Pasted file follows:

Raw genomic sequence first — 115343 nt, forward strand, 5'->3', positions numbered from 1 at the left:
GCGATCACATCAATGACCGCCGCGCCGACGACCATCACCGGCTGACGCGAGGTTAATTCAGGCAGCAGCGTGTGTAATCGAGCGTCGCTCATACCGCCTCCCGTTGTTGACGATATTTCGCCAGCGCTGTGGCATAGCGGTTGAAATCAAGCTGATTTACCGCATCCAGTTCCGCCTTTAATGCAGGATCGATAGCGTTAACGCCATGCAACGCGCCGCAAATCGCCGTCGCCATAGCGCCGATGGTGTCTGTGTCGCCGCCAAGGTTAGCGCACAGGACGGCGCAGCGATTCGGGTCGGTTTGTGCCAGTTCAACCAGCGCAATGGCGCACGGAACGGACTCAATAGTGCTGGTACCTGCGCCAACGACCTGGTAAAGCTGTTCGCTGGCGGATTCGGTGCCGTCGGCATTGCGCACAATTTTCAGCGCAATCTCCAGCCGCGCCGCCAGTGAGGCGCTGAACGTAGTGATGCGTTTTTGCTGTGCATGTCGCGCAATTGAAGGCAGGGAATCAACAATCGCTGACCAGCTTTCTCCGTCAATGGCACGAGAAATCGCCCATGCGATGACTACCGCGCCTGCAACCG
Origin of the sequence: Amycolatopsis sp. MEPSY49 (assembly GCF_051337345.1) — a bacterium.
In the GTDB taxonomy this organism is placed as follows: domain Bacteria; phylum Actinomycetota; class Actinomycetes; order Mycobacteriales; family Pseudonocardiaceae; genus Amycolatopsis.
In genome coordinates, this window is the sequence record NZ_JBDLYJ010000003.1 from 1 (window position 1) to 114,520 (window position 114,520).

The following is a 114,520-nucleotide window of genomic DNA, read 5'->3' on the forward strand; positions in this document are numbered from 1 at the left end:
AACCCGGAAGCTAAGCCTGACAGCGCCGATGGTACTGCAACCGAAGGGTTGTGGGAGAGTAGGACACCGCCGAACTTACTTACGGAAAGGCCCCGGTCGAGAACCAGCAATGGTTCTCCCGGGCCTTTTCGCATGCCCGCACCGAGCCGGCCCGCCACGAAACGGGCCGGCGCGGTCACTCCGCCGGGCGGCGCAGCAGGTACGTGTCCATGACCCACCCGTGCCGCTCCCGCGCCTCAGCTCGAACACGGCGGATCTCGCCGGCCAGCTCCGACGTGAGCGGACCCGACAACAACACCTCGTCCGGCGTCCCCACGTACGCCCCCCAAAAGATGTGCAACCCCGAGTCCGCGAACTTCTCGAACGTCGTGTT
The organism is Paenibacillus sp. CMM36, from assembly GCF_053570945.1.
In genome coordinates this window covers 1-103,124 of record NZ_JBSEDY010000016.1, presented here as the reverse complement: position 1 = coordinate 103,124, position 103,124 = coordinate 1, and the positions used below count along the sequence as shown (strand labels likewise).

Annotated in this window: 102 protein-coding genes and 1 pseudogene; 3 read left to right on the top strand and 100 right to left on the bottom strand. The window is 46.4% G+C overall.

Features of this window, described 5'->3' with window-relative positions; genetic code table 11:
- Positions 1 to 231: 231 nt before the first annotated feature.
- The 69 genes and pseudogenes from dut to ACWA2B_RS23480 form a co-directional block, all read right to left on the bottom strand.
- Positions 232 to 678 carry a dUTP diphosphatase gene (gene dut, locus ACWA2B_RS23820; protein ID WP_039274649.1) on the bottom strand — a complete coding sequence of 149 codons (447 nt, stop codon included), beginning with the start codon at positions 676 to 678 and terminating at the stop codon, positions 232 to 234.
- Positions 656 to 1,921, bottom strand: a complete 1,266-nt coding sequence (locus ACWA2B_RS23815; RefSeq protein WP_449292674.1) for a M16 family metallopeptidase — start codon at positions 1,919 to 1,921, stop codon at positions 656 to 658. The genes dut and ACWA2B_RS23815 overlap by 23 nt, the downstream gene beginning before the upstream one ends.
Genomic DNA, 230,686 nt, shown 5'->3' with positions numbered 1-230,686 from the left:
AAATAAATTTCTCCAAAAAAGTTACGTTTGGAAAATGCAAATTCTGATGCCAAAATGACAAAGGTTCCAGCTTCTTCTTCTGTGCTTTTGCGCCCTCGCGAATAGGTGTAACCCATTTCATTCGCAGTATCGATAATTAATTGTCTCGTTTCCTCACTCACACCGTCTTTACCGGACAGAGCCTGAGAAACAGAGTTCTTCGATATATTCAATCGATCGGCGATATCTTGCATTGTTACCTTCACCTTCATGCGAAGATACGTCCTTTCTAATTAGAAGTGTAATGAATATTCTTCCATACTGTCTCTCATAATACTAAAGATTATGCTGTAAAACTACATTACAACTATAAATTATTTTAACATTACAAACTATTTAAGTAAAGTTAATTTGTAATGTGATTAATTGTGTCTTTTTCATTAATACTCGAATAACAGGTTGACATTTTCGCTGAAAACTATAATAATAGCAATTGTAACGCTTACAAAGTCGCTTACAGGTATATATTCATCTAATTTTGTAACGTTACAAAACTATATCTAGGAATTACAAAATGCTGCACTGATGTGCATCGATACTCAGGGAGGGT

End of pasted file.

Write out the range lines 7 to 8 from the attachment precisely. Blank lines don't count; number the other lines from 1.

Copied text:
AACCCGGAAGCTAAGCCTGACAGCGCCGATGGTACTGCAACCGAAGGGTTGTGGGAGAGTAGGACACCGCCGAACTTACTTACGGAAAGGCCCCGGTCGAGAACCAGCAATGGTTCTCCCGGGCCTTTTCGCATGCCCGCACCGAGCCGGCCCGCCACGAAACGGGCCGGCGCGGTCACTCCGCCGGGCGGCGCAGCAGGTACGTGTCCATGACCCACCCGTGCCGCTCCCGCGCCTCAGCTCGAACACGGCGGATCTCGCCGGCCAGCTCCGACGTGAGCGGACCCGACAACAACACCTCGTCCGGCGTCCCCACGTACGCCCCCCAAAAGATGTGCAACCCCGAGTCCGCGAACTTCTCGAACGTCGTGTT
The organism is Paenibacillus sp. CMM36, from assembly GCF_053570945.1.